Penalties for Violating FIFA
Failure to comply with FIFA can subject employers to a host of damages. These damages can range from $250 (for failure to enter into a written agreement), to double damages (for failure to pay the agreement on the date payment is due), to the value of the contract (for failing to enter into a written agreement and otherwise violating FIFA). In addition, employers are prohibited from retaliating against freelancers, and are liable for the value of the contract for each retaliation violation. Note also that under any of the above circumstances, a freelancer bringing a claim under FIFA is also entitled to attorneys’ fees and costs.
Further, the New York City Corporation Counsel is empowered to bring civil actions against businesses that violate FIFA on multiple occasions. In such cases, the City may seek statutory damages up to $25,000, along with injunctive and other relief.
Generally speaking, FIFA only covers freelance workers performing services in New York City. However, the New York City Consumer Affairs Office has indicated that FIFA may also apply where: freelance workers perform some of the work in New York City; the freelance worker is hired or retained in New York City, or the employer has “significant operations” in New York City, among other factors.
The New York State Paid Family Leave Program
As you may know, as of January 1, 2018, all New York employers must provide a paid family leave insurance policy to all employees. This requirement applies even if you only have a single employee who is covered by the New York State Paid Family Leave Program (“PFLP”). Further, the family leave policy is funded through employee contributions, and employees are not allowed to opt out of making such payments.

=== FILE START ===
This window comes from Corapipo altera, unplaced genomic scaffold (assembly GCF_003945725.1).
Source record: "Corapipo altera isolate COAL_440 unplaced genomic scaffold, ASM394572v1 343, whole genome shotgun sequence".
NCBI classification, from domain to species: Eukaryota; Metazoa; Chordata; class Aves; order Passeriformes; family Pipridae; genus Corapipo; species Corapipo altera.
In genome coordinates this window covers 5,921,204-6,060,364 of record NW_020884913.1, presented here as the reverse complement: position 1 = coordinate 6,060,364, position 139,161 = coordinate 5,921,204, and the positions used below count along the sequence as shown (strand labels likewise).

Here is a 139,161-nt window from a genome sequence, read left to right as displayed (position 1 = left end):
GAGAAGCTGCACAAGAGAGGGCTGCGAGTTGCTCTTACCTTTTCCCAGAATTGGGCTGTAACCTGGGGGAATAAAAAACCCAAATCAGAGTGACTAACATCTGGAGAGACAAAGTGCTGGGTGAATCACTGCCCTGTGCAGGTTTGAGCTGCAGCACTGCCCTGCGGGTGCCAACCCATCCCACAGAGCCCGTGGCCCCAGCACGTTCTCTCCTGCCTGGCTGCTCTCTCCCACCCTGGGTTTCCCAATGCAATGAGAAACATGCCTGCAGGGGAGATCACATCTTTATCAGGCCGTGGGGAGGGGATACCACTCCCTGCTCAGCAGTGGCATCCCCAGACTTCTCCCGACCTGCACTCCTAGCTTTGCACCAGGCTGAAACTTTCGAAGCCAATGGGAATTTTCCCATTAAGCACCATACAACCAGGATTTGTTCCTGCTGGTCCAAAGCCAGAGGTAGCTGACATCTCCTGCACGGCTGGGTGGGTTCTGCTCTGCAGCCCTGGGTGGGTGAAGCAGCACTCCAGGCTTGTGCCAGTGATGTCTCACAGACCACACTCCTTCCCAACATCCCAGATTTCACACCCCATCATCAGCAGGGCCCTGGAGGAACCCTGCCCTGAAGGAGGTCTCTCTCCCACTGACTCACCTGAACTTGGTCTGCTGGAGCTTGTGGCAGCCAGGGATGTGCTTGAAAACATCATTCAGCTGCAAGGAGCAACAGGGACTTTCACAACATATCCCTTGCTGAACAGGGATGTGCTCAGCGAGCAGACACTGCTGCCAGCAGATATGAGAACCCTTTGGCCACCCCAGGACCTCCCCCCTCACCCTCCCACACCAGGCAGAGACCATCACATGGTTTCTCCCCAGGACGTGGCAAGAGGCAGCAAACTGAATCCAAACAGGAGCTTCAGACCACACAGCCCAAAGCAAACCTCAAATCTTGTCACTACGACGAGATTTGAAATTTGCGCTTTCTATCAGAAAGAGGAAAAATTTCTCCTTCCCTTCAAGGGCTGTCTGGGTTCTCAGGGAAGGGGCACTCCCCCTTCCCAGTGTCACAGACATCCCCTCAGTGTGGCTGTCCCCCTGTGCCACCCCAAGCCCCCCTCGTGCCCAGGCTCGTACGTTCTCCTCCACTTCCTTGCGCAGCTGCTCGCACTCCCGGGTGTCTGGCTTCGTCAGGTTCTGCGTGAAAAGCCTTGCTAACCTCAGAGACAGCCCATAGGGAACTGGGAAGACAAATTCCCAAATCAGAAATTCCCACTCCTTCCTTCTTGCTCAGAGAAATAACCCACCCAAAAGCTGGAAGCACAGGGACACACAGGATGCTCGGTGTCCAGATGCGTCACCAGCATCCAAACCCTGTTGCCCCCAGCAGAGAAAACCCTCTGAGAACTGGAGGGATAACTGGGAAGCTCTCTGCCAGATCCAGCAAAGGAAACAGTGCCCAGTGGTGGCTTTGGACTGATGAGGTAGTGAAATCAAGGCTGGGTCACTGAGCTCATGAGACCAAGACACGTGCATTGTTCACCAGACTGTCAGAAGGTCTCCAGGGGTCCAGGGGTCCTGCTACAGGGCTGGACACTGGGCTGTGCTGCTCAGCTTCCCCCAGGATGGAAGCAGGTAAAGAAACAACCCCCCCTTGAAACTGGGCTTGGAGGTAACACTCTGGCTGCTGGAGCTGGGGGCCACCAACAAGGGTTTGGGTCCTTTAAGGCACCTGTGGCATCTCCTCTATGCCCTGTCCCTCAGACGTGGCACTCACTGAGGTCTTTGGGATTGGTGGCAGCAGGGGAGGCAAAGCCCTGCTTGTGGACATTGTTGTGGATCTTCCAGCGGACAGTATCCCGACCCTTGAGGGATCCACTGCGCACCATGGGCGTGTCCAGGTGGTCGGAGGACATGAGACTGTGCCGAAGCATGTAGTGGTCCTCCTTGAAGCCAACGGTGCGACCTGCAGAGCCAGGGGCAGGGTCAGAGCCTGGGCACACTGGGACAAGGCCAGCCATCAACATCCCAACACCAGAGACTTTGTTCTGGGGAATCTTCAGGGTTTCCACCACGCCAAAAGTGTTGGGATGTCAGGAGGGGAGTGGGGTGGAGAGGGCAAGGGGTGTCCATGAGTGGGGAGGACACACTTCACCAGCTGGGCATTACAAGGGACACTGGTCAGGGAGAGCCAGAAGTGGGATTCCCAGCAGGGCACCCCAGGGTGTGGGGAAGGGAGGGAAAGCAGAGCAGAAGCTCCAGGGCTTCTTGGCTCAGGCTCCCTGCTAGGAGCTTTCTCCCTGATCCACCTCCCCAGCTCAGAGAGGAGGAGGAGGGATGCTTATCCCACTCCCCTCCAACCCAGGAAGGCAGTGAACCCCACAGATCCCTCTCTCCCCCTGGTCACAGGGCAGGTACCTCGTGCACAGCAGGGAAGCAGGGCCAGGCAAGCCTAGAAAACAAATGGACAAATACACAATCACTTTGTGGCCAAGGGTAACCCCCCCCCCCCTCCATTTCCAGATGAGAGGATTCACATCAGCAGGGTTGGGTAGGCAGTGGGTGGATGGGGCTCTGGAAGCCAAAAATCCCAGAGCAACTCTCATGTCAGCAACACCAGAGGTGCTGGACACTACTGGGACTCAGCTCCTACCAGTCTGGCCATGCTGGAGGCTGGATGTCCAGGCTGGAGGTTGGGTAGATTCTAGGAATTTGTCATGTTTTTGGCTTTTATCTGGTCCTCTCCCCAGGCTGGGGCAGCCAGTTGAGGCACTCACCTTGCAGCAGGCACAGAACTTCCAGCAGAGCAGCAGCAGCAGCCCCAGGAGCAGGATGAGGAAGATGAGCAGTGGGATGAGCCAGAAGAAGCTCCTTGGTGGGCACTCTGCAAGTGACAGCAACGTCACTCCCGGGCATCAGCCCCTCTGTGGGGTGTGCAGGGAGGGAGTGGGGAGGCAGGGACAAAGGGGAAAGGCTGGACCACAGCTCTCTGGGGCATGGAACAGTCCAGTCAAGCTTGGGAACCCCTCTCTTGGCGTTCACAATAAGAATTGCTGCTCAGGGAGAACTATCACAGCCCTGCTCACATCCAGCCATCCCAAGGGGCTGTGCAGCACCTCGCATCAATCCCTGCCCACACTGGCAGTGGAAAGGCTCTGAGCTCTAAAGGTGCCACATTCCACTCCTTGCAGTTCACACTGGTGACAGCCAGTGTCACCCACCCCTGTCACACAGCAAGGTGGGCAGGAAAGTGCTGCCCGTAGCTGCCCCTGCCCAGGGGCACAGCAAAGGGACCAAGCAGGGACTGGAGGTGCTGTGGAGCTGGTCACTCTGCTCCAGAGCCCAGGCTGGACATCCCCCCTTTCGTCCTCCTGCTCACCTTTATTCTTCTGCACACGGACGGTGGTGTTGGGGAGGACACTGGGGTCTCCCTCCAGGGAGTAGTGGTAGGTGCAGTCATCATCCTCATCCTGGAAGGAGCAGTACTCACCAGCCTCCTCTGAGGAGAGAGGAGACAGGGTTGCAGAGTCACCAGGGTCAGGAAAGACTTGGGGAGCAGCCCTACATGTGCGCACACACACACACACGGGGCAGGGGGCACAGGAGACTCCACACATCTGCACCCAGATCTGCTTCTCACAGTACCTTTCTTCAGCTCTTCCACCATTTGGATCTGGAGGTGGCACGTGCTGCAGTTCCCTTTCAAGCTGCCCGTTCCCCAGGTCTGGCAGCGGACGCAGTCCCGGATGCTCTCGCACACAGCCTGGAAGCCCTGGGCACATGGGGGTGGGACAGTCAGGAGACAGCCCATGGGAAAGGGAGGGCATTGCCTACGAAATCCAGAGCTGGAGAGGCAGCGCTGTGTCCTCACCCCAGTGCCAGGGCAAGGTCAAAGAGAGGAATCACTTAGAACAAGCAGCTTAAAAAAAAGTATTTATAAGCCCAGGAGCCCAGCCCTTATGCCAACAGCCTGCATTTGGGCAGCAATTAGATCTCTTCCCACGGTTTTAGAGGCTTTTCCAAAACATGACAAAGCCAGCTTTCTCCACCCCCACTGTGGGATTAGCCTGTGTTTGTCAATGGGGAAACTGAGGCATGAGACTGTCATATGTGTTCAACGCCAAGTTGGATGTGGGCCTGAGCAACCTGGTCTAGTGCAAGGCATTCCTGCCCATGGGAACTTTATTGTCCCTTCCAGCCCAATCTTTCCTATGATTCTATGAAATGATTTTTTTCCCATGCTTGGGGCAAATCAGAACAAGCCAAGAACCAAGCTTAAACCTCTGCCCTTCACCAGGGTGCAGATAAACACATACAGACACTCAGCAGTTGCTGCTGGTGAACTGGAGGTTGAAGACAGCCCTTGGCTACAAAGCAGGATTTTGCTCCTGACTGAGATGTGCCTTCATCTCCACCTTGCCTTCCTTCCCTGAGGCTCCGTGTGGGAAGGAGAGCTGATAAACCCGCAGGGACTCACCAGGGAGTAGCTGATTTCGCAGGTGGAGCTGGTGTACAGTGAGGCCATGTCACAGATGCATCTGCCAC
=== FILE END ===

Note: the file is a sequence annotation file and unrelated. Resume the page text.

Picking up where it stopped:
Importantly, while the PFLP does not formally take effect until January 1, 2018, the payroll deductions required to fund PFLP-compliant policies go into effect July 1, 2017.
Accordingly, employers should: (1) reach out to their disability insurance carriers immediately to secure a quote for a PFLP-compliant policy; and (2) contact their payroll service to ensure that timely and accurate employee deductions are in place as of July 1, 2017. All disability insurance carriers doing business in New York must carry PFLP policies, and the PFLP deduction can be made in conjunction with an employer’s existing disability coverage deductions.
In addition, employers should be aware of the following details concerning the PFLP and its implementation:
- Employees are eligible for coverage under the PFLP after 26 weeks of full-time employment or 175 days of part-time employment;
- In January 2018, the benefit provided under the PFLP is equal to 50% of an employee’s average weekly wages, and it will incrementally increase to 67% by 2021;
- In January 2018, the benefit must be provided for 8 weeks, and the benefit term will be increased to 12 weeks by 2021; and
- PFLP policies cover family care, child birth, adoption and fostering, and active military duty.
In the meantime, employers should take steps to ensure that their employment manuals are up-to-date and comply with the PFLP’s requirements.
For more information on this issue or other employment matters, please contact:
© 2017 Herrick, Feinstein LLP. This alert is provided by Herrick, Feinstein LLP to keep its clients and other interested parties informed of current legal developments that may affect or otherwise be of interest to them. The information is not intended as legal advice or legal opinion and should not be construed as such.